Pearson appeals upon more than twenty-five separate grounds, in none of which do we find any merit. His principal reliance appears to have been upon five points which need be mentioned but briefly.
Pearson first complains that he cannot be convicted of a felony for filing false statements on Treasury Form 169, for he says they are unverified statements. His reliance is upon United States v. Carroll, 345 U.S. 457, 73 S.Ct. 757, 97 L.Ed. 1147, in which a very different question was before the Court. There the Court was concerned with the failure to file information returns on Forms 1099 accompanied by transmittal Form 1096. Only Form 1096 was required to be verified, while the separate Forms 1099, one for each payee, are unverified. The indictment there had charged, in multiple counts, that the defendants had failed to file separate Forms 1099, and the Supreme Court held that the gist of the offense under Section 145(a) of the Internal Revenue Code, 26 U.S.C.A. 7203, was the failure to file Form 1096. We are not concerned here with an attempt to multiply the offense, or with duplicitous counts, and whatever the proper definition of a 'return,' as that term is used in the Internal Revenue Code, it has no bearing upon the proper construction of Section 1001 of Title 18. The offense here is not simply the making of a false statement. It is the concealment of material information, to which the federal agency is entitled, through the use of a false and fictitious document. There is no requirement in the section that the document, by which the concealment is accomplished, must be verified.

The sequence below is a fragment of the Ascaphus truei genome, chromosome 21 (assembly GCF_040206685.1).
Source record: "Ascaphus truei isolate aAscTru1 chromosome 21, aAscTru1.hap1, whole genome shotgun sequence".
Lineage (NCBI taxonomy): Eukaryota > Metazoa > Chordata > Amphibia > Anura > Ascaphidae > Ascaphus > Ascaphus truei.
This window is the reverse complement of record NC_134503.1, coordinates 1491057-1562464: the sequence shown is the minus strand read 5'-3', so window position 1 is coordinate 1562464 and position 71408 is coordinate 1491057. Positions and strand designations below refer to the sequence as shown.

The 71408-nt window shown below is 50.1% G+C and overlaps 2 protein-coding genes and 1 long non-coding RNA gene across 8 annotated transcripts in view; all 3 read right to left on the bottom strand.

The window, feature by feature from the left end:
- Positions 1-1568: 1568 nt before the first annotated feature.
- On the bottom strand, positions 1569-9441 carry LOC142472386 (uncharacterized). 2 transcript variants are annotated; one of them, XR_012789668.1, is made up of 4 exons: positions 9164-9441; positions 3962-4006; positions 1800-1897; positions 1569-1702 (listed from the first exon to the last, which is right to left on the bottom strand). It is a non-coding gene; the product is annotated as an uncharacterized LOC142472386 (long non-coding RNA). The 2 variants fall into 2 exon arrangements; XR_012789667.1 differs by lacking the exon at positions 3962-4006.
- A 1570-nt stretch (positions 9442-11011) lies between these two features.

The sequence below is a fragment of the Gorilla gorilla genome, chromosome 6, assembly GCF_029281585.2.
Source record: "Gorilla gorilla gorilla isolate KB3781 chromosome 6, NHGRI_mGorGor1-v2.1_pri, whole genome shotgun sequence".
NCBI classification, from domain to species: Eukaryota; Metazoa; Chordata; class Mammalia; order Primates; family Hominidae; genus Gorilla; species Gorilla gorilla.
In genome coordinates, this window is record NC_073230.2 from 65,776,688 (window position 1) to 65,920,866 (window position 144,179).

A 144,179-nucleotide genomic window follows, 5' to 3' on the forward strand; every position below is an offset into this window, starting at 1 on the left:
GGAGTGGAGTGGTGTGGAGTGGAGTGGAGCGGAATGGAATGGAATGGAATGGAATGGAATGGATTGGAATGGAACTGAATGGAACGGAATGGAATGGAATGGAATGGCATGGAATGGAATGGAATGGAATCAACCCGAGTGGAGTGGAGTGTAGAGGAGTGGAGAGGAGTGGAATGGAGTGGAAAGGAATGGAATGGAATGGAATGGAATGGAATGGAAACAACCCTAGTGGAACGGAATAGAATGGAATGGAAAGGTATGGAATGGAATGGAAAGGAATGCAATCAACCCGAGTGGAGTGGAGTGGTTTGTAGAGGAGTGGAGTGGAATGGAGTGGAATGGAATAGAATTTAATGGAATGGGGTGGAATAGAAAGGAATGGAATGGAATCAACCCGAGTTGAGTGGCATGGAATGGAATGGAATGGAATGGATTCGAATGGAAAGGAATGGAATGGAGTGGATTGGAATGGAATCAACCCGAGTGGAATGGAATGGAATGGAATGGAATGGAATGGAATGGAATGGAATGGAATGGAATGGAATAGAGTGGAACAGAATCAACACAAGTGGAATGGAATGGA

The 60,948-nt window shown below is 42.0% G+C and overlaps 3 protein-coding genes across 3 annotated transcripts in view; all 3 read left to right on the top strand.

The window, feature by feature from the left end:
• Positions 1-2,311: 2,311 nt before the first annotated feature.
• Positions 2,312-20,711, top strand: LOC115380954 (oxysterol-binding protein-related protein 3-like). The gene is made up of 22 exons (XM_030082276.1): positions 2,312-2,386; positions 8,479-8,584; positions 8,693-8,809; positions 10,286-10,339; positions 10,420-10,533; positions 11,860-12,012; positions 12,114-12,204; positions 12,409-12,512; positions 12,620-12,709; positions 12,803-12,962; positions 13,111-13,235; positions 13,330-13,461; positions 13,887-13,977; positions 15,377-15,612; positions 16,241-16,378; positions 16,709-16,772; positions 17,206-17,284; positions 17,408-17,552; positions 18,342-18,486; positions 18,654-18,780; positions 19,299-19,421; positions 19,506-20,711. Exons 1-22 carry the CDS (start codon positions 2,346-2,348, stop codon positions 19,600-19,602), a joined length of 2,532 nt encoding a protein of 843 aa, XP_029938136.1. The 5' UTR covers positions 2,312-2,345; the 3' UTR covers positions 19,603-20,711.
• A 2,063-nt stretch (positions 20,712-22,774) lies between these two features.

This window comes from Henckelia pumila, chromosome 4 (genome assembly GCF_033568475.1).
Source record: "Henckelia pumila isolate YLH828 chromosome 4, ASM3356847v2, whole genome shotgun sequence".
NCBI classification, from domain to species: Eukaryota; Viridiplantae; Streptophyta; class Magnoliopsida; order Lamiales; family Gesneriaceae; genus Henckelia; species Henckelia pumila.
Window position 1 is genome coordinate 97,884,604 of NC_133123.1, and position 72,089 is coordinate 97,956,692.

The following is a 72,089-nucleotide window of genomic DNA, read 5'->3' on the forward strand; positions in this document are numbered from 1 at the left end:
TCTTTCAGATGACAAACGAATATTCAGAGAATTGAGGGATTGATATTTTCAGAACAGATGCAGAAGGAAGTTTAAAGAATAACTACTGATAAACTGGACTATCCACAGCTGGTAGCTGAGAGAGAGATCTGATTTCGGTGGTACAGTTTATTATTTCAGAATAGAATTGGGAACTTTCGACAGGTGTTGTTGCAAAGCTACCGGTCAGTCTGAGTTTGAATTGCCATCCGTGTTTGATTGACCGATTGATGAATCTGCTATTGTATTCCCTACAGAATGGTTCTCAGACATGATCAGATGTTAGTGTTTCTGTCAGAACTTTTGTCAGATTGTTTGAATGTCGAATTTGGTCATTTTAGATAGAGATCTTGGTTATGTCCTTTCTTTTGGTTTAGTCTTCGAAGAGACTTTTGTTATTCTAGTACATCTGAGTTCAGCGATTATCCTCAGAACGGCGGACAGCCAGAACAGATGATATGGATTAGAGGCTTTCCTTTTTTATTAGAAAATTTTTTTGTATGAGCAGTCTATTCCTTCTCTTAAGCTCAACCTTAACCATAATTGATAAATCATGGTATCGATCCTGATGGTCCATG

Pearson next complains that the counts which charged him with unlawful possession of sugar omitted any reference to the statute alleged to have been violated, as required by Rule 7(c) of the Federal Rules of Criminal Procedure, 18 U.S.C.A. It is true that those counts do not contain any statutory reference, but it is perfectly clear from the content of each count that it charged a violation of Title 26 U.S.C.A. 5686. It cannot be reasonably construed to charge any lesser, or other, offense. The defendant was represented at the trial by able counsel, whose many objections show complete familiarity with the technical requirements, but he sought no additional information and made no objection, before or during the trial, about the omission of the statutory citation. Since the defendant could not have been misled, or prejudiced in any way, by the omission, a vacation of the sentence would be unwarranted. Hollowell v. United States, 6 Cir., 245 F.2d 829.